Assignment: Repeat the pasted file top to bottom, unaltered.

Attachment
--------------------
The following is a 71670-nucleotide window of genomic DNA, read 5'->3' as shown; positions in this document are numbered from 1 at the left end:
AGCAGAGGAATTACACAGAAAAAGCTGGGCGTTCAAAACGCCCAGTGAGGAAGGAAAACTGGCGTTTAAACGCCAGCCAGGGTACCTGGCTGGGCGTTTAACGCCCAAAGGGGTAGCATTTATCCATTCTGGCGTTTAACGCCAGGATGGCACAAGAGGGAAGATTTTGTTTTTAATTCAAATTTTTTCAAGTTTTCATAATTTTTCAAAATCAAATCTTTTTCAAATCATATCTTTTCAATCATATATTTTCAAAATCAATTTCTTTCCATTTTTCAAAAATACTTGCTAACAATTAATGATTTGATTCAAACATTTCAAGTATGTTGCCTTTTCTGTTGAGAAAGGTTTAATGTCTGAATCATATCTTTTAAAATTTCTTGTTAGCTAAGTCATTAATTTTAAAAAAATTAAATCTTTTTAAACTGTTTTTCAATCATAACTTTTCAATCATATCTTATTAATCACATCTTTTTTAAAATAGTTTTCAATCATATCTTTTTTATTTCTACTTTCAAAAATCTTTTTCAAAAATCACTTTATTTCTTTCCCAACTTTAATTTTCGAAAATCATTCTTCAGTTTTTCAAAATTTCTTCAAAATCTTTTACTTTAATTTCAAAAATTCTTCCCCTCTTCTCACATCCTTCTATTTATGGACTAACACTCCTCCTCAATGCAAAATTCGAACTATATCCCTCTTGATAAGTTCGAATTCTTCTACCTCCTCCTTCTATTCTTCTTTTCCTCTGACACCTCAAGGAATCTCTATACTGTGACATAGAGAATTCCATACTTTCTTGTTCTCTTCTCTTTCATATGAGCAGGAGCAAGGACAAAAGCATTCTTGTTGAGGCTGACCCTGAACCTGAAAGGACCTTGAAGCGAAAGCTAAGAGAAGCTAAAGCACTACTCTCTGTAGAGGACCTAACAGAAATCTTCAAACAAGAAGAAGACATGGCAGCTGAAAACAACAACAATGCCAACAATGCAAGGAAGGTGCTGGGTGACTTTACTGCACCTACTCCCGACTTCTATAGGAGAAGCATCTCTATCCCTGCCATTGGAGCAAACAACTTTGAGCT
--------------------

The following is a 71670-nucleotide window of genomic DNA, read 5'->3' as shown; positions in this document are numbered from 1 at the left end:
AGCAGAGGAATTACACAGAAAAAGCTGGGCGTTCAAAACGCCCAGTGAGGAAGGAAAACTGGCGTTTAAACGCCAGCCAGGGTACCTGGCTGGGCGTTTAACGCCCAAAGGGGTAGCATTTATCCATTCTGGCGTTTAACGCCAGGATGGCACAAGAGGGAAGATTTTGTTTTTAATTCAAATTTTTTCAAGTTTTCATAATTTTTCAAAATCAAATCTTTTTCAAATCATATCTTTTCAATCATATATTTTCAAAATCAATTTCTTTCCATTTTTCAAAAATACTTGCTAACAATTAATGATTTGATTCAAACATTTCAAGTATGTTGCCTTTTCTGTTGAGAAAGGTTTAATGTCTGAATCATATCTTTTAAAATTTCTTGTTAGCTAAGTCATTAATTTTAAAAAAATTAAATCTTTTTAAACTGTTTTTCAATCATAACTTTTCAATCATATCTTATTAATCACATCTTTTTTAAAATAGTTTTCAATCATATCTTTTTTATTTCTACTTTCAAAAATCTTTTTCAAAAATCACTTTATTTCTTTCCCAACTTTAATTTTCGAAAATCATTCTTCAGTTTTTCAAAATTTCTTCAAAATCTTTTACTTTAATTTCAAAAATTCTTCCCCTCTTCTCACATCCTTCTATTTATGGACTAACACTCCTCCTCAATGCAAAATTCGAACTATATCCCTCTTGATAAGTTCGAATTCTTCTACCTCCTCCTTCTATTCTTCTTTTCCTCTGACACCTCAAGGAATCTCTATACTGTGACATAGAGAATTCCATACTTTCTTGTTCTCTTCTCTTTCATATGAGCAGGAGCAAGGACAAAAGCATTCTTGTTGAGGCTGACCCTGAACCTGAAAGGACCTTGAAGCGAAAGCTAAGAGAAGCTAAAGCACTACTCTCTGTAGAGGACCTAACAGAAATCTTCAAACAAGAAGAAGACATGGCAGCTGAAAACAACAACAATGCCAACAATGCAAGGAAGGTGCTGGGTGACTTTACTGCACCTACTCCCGACTTCTATAGGAGAAGCATCTCTATCCCTGCCATTGGAGCAAACAACTTTGAGCT